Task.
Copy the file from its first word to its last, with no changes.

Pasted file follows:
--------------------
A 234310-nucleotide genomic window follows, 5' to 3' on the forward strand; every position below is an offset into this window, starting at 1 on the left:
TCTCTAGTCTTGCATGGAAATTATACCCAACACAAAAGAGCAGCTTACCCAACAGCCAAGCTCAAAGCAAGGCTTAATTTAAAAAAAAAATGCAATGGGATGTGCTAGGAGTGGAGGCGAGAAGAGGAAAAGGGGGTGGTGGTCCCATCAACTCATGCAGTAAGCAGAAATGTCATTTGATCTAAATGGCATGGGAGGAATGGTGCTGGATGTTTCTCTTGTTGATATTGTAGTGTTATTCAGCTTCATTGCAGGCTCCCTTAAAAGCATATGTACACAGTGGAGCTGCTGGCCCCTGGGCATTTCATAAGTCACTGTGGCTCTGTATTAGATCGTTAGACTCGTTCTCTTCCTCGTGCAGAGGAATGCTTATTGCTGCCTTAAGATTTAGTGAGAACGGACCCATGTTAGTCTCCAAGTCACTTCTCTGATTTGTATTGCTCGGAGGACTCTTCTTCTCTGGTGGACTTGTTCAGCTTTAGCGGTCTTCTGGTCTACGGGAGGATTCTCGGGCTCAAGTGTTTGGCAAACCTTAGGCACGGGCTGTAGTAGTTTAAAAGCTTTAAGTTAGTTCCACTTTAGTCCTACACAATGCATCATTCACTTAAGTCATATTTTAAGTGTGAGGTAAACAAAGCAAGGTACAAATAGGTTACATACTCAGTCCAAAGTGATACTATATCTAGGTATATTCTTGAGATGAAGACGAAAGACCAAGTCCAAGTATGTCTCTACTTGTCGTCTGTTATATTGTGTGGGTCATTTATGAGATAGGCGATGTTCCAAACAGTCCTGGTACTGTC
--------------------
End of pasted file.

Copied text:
A 234310-nucleotide genomic window follows, 5' to 3' on the forward strand; every position below is an offset into this window, starting at 1 on the left:
TCTCTAGTCTTGCATGGAAATTATACCCAACACAAAAGAGCAGCTTACCCAACAGCCAAGCTCAAAGCAAGGCTTAATTTAAAAAAAAAATGCAATGGGATGTGCTAGGAGTGGAGGCGAGAAGAGGAAAAGGGGGTGGTGGTCCCATCAACTCATGCAGTAAGCAGAAATGTCATTTGATCTAAATGGCATGGGAGGAATGGTGCTGGATGTTTCTCTTGTTGATATTGTAGTGTTATTCAGCTTCATTGCAGGCTCCCTTAAAAGCATATGTACACAGTGGAGCTGCTGGCCCCTGGGCATTTCATAAGTCACTGTGGCTCTGTATTAGATCGTTAGACTCGTTCTCTTCCTCGTGCAGAGGAATGCTTATTGCTGCCTTAAGATTTAGTGAGAACGGACCCATGTTAGTCTCCAAGTCACTTCTCTGATTTGTATTGCTCGGAGGACTCTTCTTCTCTGGTGGACTTGTTCAGCTTTAGCGGTCTTCTGGTCTACGGGAGGATTCTCGGGCTCAAGTGTTTGGCAAACCTTAGGCACGGGCTGTAGTAGTTTAAAAGCTTTAAGTTAGTTCCACTTTAGTCCTACACAATGCATCATTCACTTAAGTCATATTTTAAGTGTGAGGTAAACAAAGCAAGGTACAAATAGGTTACATACTCAGTCCAAAGTGATACTATATCTAGGTATATTCTTGAGATGAAGACGAAAGACCAAGTCCAAGTATGTCTCTACTTGTCGTCTGTTATATTGTGTGGGTCATTTATGAGATAGGCGATGTTCCAAACAGTCCTGGTACTGTC